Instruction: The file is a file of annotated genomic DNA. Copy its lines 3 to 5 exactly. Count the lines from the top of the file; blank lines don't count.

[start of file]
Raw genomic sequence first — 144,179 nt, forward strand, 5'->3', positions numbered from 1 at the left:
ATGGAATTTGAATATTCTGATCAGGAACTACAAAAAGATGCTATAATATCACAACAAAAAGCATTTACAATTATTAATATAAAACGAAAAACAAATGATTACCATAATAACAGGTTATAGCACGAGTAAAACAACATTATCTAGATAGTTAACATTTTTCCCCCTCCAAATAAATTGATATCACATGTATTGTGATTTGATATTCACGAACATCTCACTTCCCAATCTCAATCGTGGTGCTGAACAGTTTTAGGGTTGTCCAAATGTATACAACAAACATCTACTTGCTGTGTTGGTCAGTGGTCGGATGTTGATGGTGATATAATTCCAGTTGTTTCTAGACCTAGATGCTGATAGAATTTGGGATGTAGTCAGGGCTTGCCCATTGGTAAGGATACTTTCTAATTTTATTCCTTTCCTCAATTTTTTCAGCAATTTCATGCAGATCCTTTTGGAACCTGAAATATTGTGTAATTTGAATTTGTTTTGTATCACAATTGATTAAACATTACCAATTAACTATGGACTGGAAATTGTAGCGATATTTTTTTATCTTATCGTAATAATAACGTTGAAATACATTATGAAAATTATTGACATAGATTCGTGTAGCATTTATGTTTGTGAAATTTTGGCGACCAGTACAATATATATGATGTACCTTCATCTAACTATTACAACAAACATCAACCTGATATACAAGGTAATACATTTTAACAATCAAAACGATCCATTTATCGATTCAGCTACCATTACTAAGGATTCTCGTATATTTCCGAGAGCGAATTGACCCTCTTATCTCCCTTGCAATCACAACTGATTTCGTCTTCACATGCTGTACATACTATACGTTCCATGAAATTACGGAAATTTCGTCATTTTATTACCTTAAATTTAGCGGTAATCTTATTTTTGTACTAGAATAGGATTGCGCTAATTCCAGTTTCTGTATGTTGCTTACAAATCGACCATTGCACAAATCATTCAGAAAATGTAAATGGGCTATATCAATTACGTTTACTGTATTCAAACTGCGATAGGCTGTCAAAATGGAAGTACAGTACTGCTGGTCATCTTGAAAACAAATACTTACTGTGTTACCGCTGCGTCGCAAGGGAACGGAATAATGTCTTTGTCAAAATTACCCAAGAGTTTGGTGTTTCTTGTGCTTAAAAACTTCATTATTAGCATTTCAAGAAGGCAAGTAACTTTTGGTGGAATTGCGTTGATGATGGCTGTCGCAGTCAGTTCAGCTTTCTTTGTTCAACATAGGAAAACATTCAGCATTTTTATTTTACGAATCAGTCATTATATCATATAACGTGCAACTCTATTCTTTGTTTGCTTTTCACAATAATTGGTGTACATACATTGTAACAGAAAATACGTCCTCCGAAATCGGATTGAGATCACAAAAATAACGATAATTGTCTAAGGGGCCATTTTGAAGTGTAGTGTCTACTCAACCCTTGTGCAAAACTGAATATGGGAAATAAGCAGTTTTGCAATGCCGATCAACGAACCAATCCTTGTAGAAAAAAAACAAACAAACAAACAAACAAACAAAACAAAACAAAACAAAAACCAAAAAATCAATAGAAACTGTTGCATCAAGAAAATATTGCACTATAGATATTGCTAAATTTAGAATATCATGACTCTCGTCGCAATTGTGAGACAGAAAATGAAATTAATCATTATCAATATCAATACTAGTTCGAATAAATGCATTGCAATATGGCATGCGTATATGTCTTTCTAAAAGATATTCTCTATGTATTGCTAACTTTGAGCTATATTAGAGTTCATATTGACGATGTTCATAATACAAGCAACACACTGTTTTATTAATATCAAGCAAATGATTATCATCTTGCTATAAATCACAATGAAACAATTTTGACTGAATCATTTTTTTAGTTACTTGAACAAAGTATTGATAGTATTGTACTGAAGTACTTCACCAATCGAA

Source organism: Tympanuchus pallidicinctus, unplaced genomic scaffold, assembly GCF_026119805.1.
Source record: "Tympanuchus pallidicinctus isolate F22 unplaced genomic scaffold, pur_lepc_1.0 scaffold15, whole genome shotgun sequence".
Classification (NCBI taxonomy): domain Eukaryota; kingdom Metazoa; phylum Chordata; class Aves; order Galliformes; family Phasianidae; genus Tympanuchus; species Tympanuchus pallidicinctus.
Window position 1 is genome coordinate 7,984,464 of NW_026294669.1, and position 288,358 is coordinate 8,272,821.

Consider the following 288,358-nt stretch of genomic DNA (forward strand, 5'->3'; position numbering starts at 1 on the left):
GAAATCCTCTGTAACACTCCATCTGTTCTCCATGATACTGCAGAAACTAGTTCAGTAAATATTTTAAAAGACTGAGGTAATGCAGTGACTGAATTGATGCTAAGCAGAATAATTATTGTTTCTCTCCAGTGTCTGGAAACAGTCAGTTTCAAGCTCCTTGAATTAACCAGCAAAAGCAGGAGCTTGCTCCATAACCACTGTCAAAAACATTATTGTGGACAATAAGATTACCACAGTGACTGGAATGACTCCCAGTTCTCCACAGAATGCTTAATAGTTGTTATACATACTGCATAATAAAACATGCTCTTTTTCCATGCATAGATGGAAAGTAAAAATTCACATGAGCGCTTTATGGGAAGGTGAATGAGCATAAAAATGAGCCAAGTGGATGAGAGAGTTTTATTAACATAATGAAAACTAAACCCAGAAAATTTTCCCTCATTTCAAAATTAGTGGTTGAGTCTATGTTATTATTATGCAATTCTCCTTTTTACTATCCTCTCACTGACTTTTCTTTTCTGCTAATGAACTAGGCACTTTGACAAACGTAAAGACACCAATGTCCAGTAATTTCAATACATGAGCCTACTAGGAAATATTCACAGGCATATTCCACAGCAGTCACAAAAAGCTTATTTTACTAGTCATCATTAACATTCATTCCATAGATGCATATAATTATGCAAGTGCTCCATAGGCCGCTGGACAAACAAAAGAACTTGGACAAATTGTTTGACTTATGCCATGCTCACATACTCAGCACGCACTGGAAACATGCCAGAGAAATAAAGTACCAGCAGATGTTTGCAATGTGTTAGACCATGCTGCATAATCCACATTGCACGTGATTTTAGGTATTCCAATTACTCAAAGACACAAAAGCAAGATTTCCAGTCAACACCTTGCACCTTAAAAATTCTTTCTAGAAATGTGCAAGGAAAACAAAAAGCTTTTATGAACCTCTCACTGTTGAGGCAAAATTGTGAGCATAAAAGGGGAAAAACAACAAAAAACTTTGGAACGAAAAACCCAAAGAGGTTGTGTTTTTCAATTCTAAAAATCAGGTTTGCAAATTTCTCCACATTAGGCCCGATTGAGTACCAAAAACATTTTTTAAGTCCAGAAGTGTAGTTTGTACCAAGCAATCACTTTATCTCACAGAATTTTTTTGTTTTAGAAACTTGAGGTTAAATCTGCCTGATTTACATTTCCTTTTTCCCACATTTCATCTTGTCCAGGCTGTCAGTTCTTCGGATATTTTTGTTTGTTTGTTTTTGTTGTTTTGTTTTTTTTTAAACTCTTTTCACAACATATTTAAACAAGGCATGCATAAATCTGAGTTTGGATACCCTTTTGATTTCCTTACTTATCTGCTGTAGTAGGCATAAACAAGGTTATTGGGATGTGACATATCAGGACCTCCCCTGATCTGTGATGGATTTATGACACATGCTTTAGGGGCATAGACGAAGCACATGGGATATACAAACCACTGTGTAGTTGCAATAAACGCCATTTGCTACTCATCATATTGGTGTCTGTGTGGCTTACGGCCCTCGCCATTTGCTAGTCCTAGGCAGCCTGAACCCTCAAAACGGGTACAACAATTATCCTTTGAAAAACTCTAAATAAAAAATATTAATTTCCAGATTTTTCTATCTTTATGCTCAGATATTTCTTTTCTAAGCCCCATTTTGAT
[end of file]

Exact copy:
Source organism: Tympanuchus pallidicinctus, unplaced genomic scaffold, assembly GCF_026119805.1.
Source record: "Tympanuchus pallidicinctus isolate F22 unplaced genomic scaffold, pur_lepc_1.0 scaffold15, whole genome shotgun sequence".
Classification (NCBI taxonomy): domain Eukaryota; kingdom Metazoa; phylum Chordata; class Aves; order Galliformes; family Phasianidae; genus Tympanuchus; species Tympanuchus pallidicinctus.